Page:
11 at him and told him to put his hands above his head or behind his back. (Id. ¶¶ 33, 35.)
12 Because he had not violated any laws or done anything wrong, Plaintiff asked why he
13 was being stopped. (Id. ¶ 36.) Steinmeyer, and possibly some Doe defendants as well,
14 then pulled out their pepper spray and sprayed Plaintiff without warning. (Id. ¶ 37.)
15 The officers aggressively yelled louder at Plaintiff to both put his hands behind his
16 head and put his hands behind his back. (Id. ¶¶ 40!41.) The officers then approached
17 Plaintiff and pulled his hands behind his back. (Id. ¶ 45.) At this point, Plaintiff lost
18 his balance, and the officers strangled him, attempting to choke him into
19 unconsciousness. (Id. ¶ 46.) The officers maintained this choke hold as they tackled
20 Plaintiff to the ground and into a prone position, with Steinmeyer remaining on top of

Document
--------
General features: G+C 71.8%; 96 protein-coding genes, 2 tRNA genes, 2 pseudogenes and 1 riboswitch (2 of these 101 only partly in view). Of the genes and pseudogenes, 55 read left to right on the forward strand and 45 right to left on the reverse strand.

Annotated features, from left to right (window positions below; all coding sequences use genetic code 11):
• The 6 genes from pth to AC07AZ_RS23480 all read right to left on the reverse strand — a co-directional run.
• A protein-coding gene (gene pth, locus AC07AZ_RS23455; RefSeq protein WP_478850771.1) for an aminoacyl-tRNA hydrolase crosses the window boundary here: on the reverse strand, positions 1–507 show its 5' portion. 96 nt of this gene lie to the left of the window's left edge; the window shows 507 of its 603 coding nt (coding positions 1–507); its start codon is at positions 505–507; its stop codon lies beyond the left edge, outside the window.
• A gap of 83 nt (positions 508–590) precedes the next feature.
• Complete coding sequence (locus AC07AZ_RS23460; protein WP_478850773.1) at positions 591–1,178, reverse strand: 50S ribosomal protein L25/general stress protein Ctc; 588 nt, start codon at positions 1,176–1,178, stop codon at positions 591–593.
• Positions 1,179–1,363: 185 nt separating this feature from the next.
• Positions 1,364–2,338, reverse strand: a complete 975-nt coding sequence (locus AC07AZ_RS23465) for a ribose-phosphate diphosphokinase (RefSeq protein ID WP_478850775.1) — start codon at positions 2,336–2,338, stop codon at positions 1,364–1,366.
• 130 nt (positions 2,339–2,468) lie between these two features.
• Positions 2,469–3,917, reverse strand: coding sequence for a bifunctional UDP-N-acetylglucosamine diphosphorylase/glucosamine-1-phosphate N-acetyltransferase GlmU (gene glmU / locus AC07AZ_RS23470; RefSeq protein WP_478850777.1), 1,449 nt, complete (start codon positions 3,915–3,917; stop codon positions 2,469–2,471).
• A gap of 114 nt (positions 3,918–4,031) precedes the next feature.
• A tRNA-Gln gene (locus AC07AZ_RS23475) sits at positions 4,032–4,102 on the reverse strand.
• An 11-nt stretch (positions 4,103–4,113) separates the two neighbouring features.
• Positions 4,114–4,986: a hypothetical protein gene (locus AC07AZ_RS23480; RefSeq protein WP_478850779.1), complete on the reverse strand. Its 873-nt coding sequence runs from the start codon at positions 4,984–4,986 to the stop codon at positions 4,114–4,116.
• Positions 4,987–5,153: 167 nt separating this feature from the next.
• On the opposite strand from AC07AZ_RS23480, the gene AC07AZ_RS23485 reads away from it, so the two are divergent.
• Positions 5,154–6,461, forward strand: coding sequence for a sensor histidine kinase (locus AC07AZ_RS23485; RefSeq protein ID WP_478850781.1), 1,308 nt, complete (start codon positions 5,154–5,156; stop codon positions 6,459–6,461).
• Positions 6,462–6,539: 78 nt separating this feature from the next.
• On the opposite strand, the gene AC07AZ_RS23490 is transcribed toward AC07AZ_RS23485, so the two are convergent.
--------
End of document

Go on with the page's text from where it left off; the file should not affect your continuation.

21 him. (Id. ¶ 47.)
Plaintiff’s friend Eduardo Sandoval was taking a video of this on his phone, so
23 one or more officers tackled him and attempted to take the phone. (Id. ¶ 51.) Plaintiff
24 was then arrested and taken to the San Diego County Sheriff’s Department station,
25 where the officers slammed his face against a cell wall several times while putting him
26 inside the cell. (Id. ¶ 64.) As a result, he sustained injuries to his face and nose that
27 required medical attention. (Id. ¶ 65.)
Plaintiff is bringing causes of action pursuant to 42 U.S.C. § 1983 for
1 (1) unreasonable seizure under the Fourth Amendment; (2) unreasonable force under
2 the Fourth Amendment; and (3) violation of free speech rights and the right to petition
3 the government under the First Amendment. (Id. ¶¶ 10!22.) He also alleges state law
4 causes of action for (4) violation of California Civil Code section 52.1; (5) false arrest
5 and false imprisonment; (6) assault; (7) battery; and (8) intentional infliction of
6 emotional distress. (Id. ¶¶ 24!29.)
Under Federal Rule of Civil Procedure (“Rule”) 15(a), leave to amend a
9 complaint after a responsive pleading has been filed may be allowed by leave of the
10 court and “shall freely be given when justice so requires.” Foman v. Davis, 371 U.S.